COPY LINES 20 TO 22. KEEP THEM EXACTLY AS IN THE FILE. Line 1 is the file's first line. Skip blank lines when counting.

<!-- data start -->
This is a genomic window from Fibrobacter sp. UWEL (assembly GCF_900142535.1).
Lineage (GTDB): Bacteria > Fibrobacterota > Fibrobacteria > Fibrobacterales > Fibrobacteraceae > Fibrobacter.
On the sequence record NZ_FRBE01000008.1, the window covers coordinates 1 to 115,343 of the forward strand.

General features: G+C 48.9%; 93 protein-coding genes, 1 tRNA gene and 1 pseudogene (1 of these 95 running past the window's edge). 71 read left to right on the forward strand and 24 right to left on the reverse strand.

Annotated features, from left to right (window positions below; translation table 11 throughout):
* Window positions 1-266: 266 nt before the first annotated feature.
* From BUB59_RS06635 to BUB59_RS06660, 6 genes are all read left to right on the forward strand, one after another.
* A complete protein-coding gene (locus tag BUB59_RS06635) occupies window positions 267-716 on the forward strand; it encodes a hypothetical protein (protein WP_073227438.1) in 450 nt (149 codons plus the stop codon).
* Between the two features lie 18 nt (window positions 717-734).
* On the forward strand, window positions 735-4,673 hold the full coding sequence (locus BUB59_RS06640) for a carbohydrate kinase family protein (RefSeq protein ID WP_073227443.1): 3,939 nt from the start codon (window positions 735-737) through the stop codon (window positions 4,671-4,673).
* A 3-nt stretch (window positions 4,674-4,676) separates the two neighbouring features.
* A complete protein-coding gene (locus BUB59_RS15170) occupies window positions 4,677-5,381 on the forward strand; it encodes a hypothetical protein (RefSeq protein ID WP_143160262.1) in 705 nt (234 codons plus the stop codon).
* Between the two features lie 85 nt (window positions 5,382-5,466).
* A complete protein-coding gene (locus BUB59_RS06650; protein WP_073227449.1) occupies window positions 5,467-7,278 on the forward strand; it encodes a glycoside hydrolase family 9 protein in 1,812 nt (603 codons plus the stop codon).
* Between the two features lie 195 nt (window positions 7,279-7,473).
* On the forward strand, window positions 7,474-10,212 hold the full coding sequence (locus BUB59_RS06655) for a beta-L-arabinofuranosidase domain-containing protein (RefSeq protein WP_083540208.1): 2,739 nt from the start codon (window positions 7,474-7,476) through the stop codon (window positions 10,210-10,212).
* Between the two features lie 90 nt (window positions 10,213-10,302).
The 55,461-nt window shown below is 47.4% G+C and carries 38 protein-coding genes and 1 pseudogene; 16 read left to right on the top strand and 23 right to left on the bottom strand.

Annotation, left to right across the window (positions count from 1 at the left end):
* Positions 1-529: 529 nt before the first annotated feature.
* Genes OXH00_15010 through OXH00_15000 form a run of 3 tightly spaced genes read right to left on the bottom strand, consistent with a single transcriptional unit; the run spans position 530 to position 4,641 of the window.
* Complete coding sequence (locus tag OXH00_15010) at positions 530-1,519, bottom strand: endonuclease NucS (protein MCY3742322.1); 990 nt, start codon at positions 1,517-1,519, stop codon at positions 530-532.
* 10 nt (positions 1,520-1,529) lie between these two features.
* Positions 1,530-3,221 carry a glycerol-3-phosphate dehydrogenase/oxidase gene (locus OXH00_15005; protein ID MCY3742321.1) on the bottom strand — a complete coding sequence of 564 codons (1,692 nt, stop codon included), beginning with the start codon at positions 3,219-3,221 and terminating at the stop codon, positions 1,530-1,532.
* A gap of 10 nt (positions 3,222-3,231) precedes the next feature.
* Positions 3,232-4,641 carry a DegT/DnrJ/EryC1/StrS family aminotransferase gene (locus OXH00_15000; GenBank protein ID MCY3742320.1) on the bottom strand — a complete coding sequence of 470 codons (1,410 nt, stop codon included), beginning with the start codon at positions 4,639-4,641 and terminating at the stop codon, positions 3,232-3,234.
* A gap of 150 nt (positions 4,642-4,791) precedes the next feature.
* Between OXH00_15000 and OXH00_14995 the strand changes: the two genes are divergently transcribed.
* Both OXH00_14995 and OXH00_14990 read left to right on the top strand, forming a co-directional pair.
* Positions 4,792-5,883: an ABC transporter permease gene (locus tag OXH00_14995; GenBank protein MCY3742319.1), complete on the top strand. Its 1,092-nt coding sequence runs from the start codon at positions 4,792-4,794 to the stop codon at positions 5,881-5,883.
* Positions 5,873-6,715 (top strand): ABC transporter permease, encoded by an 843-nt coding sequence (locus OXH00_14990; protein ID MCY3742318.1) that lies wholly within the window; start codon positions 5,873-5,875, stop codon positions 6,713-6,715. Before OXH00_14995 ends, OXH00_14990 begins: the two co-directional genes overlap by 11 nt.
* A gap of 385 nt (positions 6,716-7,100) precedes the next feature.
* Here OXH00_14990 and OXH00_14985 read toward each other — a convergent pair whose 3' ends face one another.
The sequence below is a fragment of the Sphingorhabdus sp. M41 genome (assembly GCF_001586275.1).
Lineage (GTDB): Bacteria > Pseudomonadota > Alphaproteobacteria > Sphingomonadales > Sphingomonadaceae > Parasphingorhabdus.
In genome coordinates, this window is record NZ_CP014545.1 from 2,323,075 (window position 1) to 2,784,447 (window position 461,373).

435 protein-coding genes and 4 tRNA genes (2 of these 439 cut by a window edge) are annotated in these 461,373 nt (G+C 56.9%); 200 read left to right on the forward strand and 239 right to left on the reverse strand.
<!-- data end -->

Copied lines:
* Positions 1-529: 529 nt before the first annotated feature.
* Genes OXH00_15010 through OXH00_15000 form a run of 3 tightly spaced genes read right to left on the bottom strand, consistent with a single transcriptional unit; the run spans position 530 to position 4,641 of the window.
* Complete coding sequence (locus tag OXH00_15010) at positions 530-1,519, bottom strand: endonuclease NucS (protein MCY3742322.1); 990 nt, start codon at positions 1,517-1,519, stop codon at positions 530-532.